One condition of being free is to be able to act alone. In Rouge, the eight performers, all young, all male, have no freedom, their actions watched by the group and performed under a collective duress. Later this will drive them to desperate ends, but at the start there is only a heavy sense of suspicion and distrust. Laying down bamboo staves to form an arena, they move as a group to patrol its circumference. As they circle in a tight pack, one boy appears from behind their mass, stood on his hands; the others stare out, he must return, and the sequence is repeated with others leaving and returning under scrutiny. The performers then spread out across the stage, each standing alone, and slowly turn heads to look at one, just one, of their number. It's not clear where the collective gaze will fall until the final moment. All that's clear is that no one can look at themselves.
Rouge is the creation of Phare Ponleu Selpak, an art school in Battambang, Cambodia that began as a refugee camp teaching art and creative expression to young people who had fled the country's conflicts. Made in collaboration with the French group Compagnie Ubi, it's a stark and powerful production, remembering the violence of the Khmer Rouge regime, and the militarisation of adolescent youth, in a simple, pared-down dramaturgy. The bamboo sticks are the only props, wielded or else stood on end to represent the trees of a jungle; the acrobatics are mostly neither literal nor exactly figurative, contributing instead to a muscular sense of barely contained physical threat; and the live music is a two-piece band playing harsh gong, gamelan, and surprisingly, though not inappropriately, electric guitar.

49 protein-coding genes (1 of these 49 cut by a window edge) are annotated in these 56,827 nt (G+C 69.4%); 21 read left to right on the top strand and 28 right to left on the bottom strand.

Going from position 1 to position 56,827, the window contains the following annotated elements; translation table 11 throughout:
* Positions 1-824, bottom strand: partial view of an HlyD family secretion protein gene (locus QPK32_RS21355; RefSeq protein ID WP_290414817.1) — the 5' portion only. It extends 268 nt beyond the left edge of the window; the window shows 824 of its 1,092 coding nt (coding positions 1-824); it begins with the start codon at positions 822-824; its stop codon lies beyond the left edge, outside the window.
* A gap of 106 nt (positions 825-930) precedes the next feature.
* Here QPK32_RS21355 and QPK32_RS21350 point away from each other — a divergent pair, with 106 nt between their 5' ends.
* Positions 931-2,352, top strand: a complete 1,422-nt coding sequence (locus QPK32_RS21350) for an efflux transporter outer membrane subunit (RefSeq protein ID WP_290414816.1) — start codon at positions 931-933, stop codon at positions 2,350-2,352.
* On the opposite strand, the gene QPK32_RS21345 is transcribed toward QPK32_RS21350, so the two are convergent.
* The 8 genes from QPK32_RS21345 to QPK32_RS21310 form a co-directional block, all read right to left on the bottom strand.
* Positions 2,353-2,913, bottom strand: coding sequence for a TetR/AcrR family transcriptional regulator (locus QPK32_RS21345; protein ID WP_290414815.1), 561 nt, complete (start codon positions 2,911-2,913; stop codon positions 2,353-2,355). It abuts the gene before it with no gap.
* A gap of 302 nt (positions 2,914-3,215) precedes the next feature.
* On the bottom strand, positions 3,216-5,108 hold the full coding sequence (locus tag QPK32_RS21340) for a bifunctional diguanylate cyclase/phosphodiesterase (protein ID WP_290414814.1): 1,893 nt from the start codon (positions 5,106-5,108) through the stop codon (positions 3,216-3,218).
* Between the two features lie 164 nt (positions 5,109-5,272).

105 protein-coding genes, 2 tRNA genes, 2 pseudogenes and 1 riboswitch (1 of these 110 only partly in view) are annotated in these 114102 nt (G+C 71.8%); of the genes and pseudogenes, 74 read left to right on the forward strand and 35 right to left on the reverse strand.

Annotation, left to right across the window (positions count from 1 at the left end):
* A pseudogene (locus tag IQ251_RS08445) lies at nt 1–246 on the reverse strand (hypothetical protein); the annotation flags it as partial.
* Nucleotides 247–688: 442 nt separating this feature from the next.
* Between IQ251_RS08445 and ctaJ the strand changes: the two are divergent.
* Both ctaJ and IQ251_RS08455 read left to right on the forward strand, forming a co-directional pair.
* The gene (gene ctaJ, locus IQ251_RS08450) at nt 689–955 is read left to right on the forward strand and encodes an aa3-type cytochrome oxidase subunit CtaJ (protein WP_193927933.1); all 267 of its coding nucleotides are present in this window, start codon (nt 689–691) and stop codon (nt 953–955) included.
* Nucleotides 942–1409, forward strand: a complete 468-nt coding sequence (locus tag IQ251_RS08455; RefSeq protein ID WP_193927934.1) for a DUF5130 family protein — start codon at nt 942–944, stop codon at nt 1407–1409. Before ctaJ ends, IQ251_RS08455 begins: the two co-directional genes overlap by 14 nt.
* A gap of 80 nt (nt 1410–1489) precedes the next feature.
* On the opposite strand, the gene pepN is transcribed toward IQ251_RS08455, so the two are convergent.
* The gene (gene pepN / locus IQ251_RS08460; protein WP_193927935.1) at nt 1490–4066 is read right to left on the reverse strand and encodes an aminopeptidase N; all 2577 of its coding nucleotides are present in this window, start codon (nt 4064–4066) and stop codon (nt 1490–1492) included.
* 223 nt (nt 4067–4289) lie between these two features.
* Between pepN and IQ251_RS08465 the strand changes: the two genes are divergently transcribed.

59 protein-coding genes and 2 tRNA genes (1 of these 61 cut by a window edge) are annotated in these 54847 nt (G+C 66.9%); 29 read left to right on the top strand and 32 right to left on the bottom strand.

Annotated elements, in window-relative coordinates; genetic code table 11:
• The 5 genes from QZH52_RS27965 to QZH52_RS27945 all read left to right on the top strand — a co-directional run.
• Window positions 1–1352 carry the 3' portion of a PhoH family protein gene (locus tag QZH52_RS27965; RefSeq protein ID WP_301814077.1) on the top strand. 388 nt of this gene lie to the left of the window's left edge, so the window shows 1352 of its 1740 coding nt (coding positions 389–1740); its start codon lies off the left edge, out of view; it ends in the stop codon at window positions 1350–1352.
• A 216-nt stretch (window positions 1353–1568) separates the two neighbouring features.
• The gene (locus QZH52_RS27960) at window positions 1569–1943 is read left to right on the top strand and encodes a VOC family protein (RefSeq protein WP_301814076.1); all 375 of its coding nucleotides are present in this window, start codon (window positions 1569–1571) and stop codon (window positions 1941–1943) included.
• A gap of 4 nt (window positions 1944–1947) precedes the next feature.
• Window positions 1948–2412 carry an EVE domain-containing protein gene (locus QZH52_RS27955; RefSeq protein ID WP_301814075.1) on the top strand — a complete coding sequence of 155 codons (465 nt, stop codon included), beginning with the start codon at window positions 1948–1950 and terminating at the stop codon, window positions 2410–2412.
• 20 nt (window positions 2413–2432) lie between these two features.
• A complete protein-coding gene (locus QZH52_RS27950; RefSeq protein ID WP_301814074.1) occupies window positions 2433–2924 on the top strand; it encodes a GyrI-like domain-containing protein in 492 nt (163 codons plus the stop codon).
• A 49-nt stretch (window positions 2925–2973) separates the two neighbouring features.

Within this basic staging, however, a complex, knotted feeling begins to take shape, arising not just from the knowledge that Rouge's images of torture and murder are real memories (if not for the performers, then for many others), but also from the attempt to reconcile that violence with the dreamy and oblique and horribly recognisable connection the piece evokes to the universal condition of being a teenager. Everything is there, in gross, unreal excess. Normalisation, aggression, shame, the internalisation of authority, the dreaded weight of peer attention, judgement by appearance.
There's little hierarchy among the group, but one performer begins to be singled out, and as the piece accelerates it slips into an individual, yet nameless, narrative. The final scene attains a high intensity. I won't describe it, but it turns back in a sense to the opening image of the piece: of one of the boys, very darkly lit, picking up lengths of bamboo from the floor, tucking them under arms, balancing them on shoulders, crouching very low, careful and upright to pick up each new stave. By the end his thin body stands at the intersection of these cutting lines, appearing like the multiply impaled figure of a tapestry or wood cutting — a figure from the past, held in place.